Buenos Aires has a proposal on incorporating hybrid electric buses into the present urban bus fleet, Shimla aims to develop a more comprehensive city mobility plan with expanded public and non-motorized transportation, Dumangas proposes reclaiming the foreshore area on Panay Island to protect shoreline and promotes tourism, while Cape Town introduces a city-owned buildings retrofit program that encompasses auditing, energy efficiency retrofits, training and behavior change programs.
Workshops and sessions covering sustainable infrastructure financing topics such as policy making, investment solutions and other best practices on energy, water use and waste management are held on both dates. The Summit also hosts a Capacity Building Day where participants learn about GEB’s self-assessment tool – a set of grading tools for evaluating the social, economic and ecological aspect of infrastructure projects.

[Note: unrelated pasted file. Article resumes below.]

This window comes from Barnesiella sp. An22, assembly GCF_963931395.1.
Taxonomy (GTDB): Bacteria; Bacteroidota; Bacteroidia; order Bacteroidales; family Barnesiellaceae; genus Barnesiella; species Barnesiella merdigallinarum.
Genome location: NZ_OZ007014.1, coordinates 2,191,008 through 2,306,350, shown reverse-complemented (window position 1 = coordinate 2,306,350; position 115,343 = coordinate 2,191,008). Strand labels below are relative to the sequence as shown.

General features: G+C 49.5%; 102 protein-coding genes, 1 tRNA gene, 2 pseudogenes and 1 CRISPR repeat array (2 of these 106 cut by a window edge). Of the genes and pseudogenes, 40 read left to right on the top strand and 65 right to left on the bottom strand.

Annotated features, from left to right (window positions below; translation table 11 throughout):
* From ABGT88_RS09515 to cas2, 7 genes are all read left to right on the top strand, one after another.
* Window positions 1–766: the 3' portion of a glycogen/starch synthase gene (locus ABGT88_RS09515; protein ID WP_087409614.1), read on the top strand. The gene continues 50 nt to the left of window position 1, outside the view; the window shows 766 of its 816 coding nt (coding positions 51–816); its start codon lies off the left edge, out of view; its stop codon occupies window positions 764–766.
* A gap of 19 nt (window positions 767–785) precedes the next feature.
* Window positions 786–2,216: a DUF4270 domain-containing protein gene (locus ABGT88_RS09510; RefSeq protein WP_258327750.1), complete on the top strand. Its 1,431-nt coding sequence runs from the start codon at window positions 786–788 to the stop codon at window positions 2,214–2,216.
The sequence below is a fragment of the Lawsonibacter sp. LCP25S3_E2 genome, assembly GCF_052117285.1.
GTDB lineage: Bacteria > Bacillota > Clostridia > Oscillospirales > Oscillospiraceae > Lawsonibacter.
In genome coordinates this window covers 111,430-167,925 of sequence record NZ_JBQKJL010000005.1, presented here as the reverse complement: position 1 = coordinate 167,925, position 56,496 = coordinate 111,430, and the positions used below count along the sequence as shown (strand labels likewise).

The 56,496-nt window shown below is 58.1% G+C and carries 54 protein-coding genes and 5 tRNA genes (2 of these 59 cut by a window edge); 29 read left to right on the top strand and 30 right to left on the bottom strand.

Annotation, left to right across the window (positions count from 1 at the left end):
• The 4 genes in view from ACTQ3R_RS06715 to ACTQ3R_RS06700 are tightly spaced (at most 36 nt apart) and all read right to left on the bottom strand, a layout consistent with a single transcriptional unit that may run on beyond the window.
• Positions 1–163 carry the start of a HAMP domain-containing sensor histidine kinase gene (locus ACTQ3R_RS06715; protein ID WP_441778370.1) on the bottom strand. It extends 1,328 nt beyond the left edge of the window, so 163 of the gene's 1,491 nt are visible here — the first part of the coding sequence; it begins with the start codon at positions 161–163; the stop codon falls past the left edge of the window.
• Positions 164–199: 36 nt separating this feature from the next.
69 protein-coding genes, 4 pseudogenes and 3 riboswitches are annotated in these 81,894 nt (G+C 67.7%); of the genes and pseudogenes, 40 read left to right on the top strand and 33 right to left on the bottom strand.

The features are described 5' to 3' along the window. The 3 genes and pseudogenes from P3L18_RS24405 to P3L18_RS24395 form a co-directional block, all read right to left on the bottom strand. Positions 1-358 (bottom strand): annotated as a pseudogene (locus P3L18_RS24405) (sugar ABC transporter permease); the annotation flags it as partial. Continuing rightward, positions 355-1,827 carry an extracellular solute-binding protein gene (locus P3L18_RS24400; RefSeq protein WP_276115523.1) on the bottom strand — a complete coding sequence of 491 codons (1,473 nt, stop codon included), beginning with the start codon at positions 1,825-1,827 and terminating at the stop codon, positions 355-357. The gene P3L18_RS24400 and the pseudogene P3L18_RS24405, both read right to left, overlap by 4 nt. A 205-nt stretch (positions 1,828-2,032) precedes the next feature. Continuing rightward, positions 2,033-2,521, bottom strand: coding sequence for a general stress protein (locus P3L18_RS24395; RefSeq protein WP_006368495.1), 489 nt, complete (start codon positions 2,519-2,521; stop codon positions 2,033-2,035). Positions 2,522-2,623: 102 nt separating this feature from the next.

New World Bank report offers policymakers roadmap for building resilient sustainable cities
Rapid urbanization can hold long-term economic, social and environmental promise for developing countries if investments made now in infrastructure, housing and public services are efficient and sustainable, the World Bank says in a new report “Planning, Connecting, and Financing Cities – Now: Priorities for City”.
"With many urban centers in the developing world still taking shape, we face an historic but narrow opportunity to build smart cities that encourage inclusive green growth and improve people’s lives,” said Zoubida Allaoua, Director of Urban and Disaster Risk Management at The World Bank. “But time is running out as the investments and policies put in place today will shape a city’s physical form and its carbon footprint for generations to come.”
In the next two decades, cities are expected to expand by another two billion residents, as people move in unprecedented numbers from rural areas to pursue hopes and aspirations in cities. More than 90 percent of this urban population growth is expected to occur in the developing world, where many cities are already struggling to provide basic needs such as water, electricity, transport, health services and education.